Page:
Ghana: ‘World Bank Won’t Approve Funds for Overpriced Covid Vaccines Purchase’

Pierre Frank Laporte, World Bank Country Director for Ghana, Liberia and Sierra Leone

Accra, Ghana//-The World Bank has stated categorically that it won’t approve funds for the overpriced COVID-19 vaccines purchase being pursued by the Ghanaian government.

The World Bank Country Director for Ghana, Pierre Frank Laporte, disclosed this at a media interaction in Accra on Monday, assured that the bank is willing and eager to support the government to get vaccines for its citizens but insisted that the bank won’t finance too expensive vaccines purchase.

He said: “If something is overpriced we will not approve it. If the government goes ahead to spend that money then they must refund us. So nothing will happen beyond that the prices that are acceptable internationally”.

“We have an idea of the range of prices. People will quote from $13 per dose to $20 plus dollars per dose for the same thing.

Now it is the duty of the Ministry of Health to manage the prices properly and adequately. Also like I said before our procurement team will insist that the right thing is done”.

Mr Laporte’s comments come at the time when the Ghanaian government is pursuing the overpriced Russia’s Sputnik V for COVID-19 vaccination in the country.

According to the Health Ministry, the $19 price is as a result of the government’s direct negotiation with a businessman rather than seeking to obtain the vaccines on a government to government basis which is cheaper but difficult to push through.

Another document which popped up in the heat of the Sputnik V vaccines brouhaha revealed that the Health Ministry has contracted another supplier, S. L. Global Limited to purchase five million doses of the drug at $26 per dose.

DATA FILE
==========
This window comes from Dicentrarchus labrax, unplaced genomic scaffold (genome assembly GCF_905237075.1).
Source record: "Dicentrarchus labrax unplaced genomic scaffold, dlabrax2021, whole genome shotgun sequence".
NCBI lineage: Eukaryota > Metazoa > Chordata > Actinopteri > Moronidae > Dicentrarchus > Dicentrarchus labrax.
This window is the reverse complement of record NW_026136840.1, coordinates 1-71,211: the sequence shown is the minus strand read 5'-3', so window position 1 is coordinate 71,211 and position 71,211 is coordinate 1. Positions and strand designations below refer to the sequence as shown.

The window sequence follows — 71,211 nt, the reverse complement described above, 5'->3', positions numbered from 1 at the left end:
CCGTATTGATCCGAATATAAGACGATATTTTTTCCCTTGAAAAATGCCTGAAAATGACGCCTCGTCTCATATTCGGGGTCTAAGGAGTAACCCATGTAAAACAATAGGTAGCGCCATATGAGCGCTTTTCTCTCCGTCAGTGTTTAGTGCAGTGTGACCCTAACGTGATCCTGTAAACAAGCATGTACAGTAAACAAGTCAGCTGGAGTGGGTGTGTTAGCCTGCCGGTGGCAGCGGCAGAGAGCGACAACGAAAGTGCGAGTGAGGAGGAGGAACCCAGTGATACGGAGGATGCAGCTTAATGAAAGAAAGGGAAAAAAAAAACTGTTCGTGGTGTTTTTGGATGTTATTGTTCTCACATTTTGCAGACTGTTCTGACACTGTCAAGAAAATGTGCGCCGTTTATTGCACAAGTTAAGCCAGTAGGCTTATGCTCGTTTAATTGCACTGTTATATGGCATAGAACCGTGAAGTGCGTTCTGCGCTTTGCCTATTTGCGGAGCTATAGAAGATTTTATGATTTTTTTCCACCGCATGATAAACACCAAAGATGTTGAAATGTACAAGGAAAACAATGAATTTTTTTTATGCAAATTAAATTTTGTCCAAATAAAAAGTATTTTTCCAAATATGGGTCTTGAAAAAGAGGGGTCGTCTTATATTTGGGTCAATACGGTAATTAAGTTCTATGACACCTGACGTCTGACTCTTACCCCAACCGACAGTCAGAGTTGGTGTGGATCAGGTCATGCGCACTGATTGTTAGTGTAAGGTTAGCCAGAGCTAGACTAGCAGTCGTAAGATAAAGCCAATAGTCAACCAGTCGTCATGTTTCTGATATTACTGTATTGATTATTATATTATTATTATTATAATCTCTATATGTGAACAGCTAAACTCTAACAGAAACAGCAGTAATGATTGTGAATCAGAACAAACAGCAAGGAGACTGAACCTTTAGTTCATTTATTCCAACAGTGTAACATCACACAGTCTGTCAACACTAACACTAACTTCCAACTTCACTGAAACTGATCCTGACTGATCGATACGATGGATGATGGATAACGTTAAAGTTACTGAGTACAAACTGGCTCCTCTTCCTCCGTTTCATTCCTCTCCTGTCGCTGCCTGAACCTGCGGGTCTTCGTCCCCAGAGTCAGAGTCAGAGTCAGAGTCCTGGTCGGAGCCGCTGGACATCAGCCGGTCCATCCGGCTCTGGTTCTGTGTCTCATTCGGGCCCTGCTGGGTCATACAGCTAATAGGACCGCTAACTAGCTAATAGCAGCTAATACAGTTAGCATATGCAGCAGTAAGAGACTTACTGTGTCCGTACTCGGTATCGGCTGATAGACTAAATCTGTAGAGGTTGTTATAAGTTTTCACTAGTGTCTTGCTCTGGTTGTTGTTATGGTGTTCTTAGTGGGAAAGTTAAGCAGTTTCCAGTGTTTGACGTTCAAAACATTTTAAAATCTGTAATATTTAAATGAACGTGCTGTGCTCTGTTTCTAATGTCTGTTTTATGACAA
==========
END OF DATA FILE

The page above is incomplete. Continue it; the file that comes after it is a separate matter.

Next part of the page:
But the World Bank which has so far disbursed a total of $435 million to Ghana’s government to fight COVID-19 pandemic in the country, maintained that it won’t finance the overpriced Sputnik V vaccines as they are not approved by the World Health Organisation (WHO).

On 10th June 2021, the bank again approved a $200 million Ghana COVID-19 Emergency Preparedness and Response Project Second Additional Financing.

In collaboration with the COVAX Facility COVID-19 vaccine acquisition the project will provide financing to support the Government of Ghana to procure and deploy COVID-19 vaccines for 13 million people in Ghana.

The project according to Mr Laporte would also strengthen the resilience of Ghana’s health systems to better prepare for the future pandemic and to secure the continuation of essential health and nutrition services, including routine childhood immunization.

The Ghana COVID-19 Emergency Preparedness and Response Project Second Additional Financing will enable the country to explore the acquisition of COVID-19 vaccines from a range of sources to support Ghana’s target to vaccinate  17.5 million people in a way that ensures value-for-money.

The project will also support an equitable and effective distribution of COVID-19 vaccines in line with Ghana’s National Vaccine Deployment Plan.

At the time of going to the press, Ghana has reported the contagious COVID-19 variant, originating from India, the Delta variant, the country’s Ministry of Health confirmed this in a press release issued yesterday.

As at Tuesday 22, June 2021, Ghana’s total COVID-19 case count stood at 95,236, with 93,141 recovered cases, while 794 people sadly lost their lives to the deadly various.

By Masahudu Ankiilu Kunateh, African Eye Report